|Date(s):||January 4, 1855|
|Tag(s):||Crime/Violence, Government, Politics, Migration/Transportation|
|Course:||“Rise And Fall of the Slave South,” University of Virginia|
Reactions to the Kansas-Nebraska Act filled newspapers across the nation. National Era, an African-American newspaper based in Washington D.C. commented on the movement of pro-slavery people from Missouri into the Kansas territory. A letter from Governor Reeder of the Kansas territory, printed January 4, 1855, condemned the first election in the district for a delegate to Congress. Reeder stated that the majority of the people at the election meeting were not citizens of Kansas, but rather Missourians. These people rushed into the new territory only to return to their homes later that evening. Angry that Kansans were not making the decisions for the territory, he argued that the law guaranteed them the right to manage their own affairs. In a different article, a writer to the Baltimore Sun was quoted as saying, If the thing [was] to be repeated, however, at every election in Kansas, it [would] ultimately lead to bloodshed. He went on to suggest that the Missourians were organized in separate parties...[each] designed to operate at specified locations. Members of such parties stood by the ballot box, asked to see people's ballots, and intimidated any person who did not support slavery.
Governor Reeder estimated that on that day anywhere from 200 to 400 Missourians came by ferry and horseback to vote in Kansas. Missourians reacted in response to the Kansas-Nebraska Act of 1854. Under this act, popular sovereignty decided the issue of slavery in new territories. This meant newly forming states in the West had the right to vote whether they would be a slave state or free state. Reeder acknowledged his frustration that the people who lived in Kansas were not the ones who ultimately made the decisions. Historian David Potter states any resident could vote, however recently he arrived. Reeder recalled one man whose only attempt at a residence in Kansas [consisted] of a card nailed to a tree upon ground long since occupied by other settlers.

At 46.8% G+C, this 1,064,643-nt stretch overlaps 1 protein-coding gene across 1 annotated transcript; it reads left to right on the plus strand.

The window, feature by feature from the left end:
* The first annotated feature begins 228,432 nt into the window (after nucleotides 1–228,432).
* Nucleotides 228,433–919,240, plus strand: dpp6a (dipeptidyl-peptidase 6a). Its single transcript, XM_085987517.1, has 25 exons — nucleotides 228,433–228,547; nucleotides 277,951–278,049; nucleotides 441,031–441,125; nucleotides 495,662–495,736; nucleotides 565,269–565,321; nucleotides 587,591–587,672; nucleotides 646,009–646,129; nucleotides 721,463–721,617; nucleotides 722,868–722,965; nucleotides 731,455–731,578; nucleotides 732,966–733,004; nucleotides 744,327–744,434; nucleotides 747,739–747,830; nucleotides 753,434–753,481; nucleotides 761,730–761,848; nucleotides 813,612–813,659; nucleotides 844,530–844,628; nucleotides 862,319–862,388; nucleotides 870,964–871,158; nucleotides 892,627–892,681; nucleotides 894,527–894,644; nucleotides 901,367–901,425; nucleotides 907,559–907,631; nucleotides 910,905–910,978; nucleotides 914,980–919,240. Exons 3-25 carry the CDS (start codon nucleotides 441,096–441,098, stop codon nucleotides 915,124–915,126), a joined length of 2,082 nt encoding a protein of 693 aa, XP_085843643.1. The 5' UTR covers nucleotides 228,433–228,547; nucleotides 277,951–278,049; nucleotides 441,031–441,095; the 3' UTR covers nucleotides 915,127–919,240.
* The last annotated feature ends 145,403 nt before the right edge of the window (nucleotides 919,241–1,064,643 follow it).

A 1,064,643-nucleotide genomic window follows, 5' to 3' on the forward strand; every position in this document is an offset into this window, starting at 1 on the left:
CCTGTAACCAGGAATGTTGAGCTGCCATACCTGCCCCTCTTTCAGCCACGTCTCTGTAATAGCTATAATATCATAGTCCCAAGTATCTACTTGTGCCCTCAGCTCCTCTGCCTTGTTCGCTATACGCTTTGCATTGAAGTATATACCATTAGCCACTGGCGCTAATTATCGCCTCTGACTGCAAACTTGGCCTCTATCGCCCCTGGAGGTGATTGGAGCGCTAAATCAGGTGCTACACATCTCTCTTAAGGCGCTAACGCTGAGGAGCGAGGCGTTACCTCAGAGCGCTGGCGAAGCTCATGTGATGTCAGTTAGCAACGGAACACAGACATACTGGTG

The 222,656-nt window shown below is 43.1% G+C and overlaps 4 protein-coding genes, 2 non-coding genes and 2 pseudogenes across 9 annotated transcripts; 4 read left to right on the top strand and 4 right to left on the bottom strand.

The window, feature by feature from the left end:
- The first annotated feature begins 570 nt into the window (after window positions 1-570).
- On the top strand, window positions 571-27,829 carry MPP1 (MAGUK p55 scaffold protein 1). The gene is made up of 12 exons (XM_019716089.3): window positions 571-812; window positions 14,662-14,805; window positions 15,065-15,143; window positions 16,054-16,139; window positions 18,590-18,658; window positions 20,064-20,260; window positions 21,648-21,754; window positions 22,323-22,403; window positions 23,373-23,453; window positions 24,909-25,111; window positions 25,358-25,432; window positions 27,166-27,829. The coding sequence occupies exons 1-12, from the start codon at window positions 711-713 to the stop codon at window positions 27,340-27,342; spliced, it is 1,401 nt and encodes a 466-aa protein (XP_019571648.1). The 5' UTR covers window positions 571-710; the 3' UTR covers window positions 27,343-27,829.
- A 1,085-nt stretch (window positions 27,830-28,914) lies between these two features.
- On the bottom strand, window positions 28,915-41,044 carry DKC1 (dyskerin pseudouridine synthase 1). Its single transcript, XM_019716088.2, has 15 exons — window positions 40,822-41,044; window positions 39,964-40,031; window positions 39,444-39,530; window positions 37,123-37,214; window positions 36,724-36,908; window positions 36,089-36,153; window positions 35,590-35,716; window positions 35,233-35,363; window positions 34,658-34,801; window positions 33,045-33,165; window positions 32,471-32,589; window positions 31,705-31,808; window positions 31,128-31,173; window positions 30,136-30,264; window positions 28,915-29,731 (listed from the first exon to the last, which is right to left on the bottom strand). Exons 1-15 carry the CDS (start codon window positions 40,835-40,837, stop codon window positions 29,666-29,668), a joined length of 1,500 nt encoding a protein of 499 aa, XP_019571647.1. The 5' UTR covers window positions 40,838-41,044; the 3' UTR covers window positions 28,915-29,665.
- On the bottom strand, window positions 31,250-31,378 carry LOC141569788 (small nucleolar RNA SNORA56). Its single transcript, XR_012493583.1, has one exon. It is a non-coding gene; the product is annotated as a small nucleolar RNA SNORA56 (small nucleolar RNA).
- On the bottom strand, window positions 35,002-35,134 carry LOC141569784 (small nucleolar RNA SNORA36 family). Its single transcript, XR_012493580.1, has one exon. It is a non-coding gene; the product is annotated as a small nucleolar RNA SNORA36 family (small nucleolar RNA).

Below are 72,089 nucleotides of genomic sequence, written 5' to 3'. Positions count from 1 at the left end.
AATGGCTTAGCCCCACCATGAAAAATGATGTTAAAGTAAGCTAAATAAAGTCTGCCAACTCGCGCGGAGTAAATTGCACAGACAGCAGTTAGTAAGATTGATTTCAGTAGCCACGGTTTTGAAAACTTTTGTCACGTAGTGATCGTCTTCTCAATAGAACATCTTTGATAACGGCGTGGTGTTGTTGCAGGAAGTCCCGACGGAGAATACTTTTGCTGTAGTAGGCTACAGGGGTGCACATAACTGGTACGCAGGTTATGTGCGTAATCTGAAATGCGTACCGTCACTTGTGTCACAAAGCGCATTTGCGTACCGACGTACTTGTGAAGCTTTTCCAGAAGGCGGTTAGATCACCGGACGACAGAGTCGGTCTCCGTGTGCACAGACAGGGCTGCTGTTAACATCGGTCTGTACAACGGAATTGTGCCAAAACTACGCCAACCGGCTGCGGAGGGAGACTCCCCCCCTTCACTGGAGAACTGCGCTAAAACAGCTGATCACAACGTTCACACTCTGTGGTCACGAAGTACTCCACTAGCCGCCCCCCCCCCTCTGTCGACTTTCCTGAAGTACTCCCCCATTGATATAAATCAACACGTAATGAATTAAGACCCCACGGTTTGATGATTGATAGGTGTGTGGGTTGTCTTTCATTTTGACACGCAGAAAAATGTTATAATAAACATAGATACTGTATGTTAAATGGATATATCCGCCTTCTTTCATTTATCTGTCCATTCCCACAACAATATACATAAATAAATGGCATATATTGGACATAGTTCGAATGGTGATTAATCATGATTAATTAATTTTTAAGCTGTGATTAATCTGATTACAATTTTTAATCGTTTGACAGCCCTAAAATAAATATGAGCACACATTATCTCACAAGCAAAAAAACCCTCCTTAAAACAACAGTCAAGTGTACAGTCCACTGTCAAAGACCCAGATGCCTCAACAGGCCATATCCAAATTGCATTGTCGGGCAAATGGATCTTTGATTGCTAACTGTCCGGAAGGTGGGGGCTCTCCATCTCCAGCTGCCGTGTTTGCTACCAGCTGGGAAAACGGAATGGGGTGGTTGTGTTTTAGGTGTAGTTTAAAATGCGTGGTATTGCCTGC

Both Reeder and the writer of the letter to the Baltimore Sun stated that the Missourians who invaded the new territory supported slavery. Historian John B. Boles suggests there were as many as 5,000 fraudulent votes from border ruffians who wanted to ensure a pro-slavery candidate would be elected. The writer to the Baltimore Sun stated that an extensive scheme [was] on foot to make Kansas a slave state. Historian Clayton E. Jewett's argues that southerners used the annexation of western territories as a means of spreading slavery and gaining pro-slavery support in Congress.
Tension mounted between the North and South as both sides struggled to control the future of slavery in new territories. Historian David Potter argues, Such friction was not unusual in frontier situations, and it often led to controversy, lawlessness, and violence. The writer to the Baltimore Sun mentioned that the proslavery Missourians threatened and intimidated the judges, violently drove off all those who were suspected of being in favor of any other candidate than their own, and pointed revolvers as some cast their vote. The writer to the Baltimore Sun predicted that the regional competition at elections would ultimately lead to bloodshed.